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SIMON B. ALDOVINO, Jr., et. al. v.

COMMISSION ON ELECTIONS and WILFREDO


F. ASILO
G.R. No. 184836, 23 December 2009, EN BANC, (BRION, J.)

The preventive suspension of an elected public official does not constitute an interruption of the officials term of office for
purposes of the three-term limit rule under Section 8, Article X of the Constitution

Respondent Wilfredo F. Asilo (Asilo) was elected councilor of Lucena City for three
consecutive terms: for the 1998-2001, 2001-2004, and 2004-2007 terms, respectively. In September
2005 or during his 2004-2007 term of office, the Sandiganbayan preventively suspended him for 90
days in relation with a criminal case he then faced. This Court, however, subsequently lifted the
Sandiganbayans suspension order; hence, he resumed performing the functions of his office and
finished his term.

In the 2007 election, Asilo filed his certificate of candidacy for the same position. The
petitioners Simon B. Aldovino, Jr., et al. sought to deny due course to Asilos certificate of candidacy
or to cancel it on the ground that he had been elected and had served for three terms; his candidacy
for a fourth term therefore violated the three-term limit rule under Section 8, Article X of the
Constitution and Section 43(b) of RA 7160.

The COMELEC in Asilos favour. It reasoned out that the three-term limit rule did not
apply, as Asilo failed to render complete service for the 2004-2007 term because of the suspension
the Sandiganbayan had ordered.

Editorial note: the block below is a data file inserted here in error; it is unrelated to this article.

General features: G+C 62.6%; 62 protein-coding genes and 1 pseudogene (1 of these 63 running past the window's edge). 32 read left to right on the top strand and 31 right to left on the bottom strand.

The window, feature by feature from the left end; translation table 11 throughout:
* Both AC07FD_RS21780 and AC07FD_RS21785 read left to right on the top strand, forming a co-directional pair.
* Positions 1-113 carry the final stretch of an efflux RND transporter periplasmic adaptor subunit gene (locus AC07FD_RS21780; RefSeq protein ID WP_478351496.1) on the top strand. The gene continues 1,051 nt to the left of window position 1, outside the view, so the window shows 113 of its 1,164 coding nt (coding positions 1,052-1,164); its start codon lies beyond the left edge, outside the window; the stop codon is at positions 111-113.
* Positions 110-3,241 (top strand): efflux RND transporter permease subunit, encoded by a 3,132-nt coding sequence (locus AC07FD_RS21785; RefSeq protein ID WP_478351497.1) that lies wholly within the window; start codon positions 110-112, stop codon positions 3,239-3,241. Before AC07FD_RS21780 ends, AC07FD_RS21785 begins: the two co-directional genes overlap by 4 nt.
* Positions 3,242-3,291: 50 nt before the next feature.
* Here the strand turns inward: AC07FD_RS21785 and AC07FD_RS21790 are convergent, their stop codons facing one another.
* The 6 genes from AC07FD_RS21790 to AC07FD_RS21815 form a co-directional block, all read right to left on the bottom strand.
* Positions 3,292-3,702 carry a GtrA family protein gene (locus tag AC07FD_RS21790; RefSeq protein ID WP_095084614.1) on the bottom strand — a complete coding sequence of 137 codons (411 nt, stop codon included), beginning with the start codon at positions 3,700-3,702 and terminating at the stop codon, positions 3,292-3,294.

ISSUE:

Whether or not the preventive suspension of an elected public official constitutes an
interruption of the officials term of office for purposes of the three-term limit rule under Section 8,
Article X of the Constitution

HELD:

Petition GRANTED.

The only interruption of a term that can exempt an elective official from the three-term limit rule
is involuntary loss of title to office. The elective official must have involuntarily left his office for a
length of time, however short, for an effective interruption to the three-limit rule to occur.
However, a preventive suspension, by its nature, is only a temporary incapacity to render service
during an unbroken term. It does not involve the loss of title to office or at least an effective break
from holding office; the office holder, while retaining title, is simply barred from exercising the
functions of his office for a reason provided by law. The official is reinstated to the exercise of his
position as soon as the preventive suspension is lifted. Thus, while a temporary incapacity in the
exercise of power results, no position is vacated when a public official is preventively
suspended. This was what exactly happened to Asilo.
Thus, the preventive suspension imposed on Asilo does not constitute an effective interruption
of the three-term limit rule. Asilo is disqualified by the Court to run in the immediate subsequent
election following his three consecutive terms of service.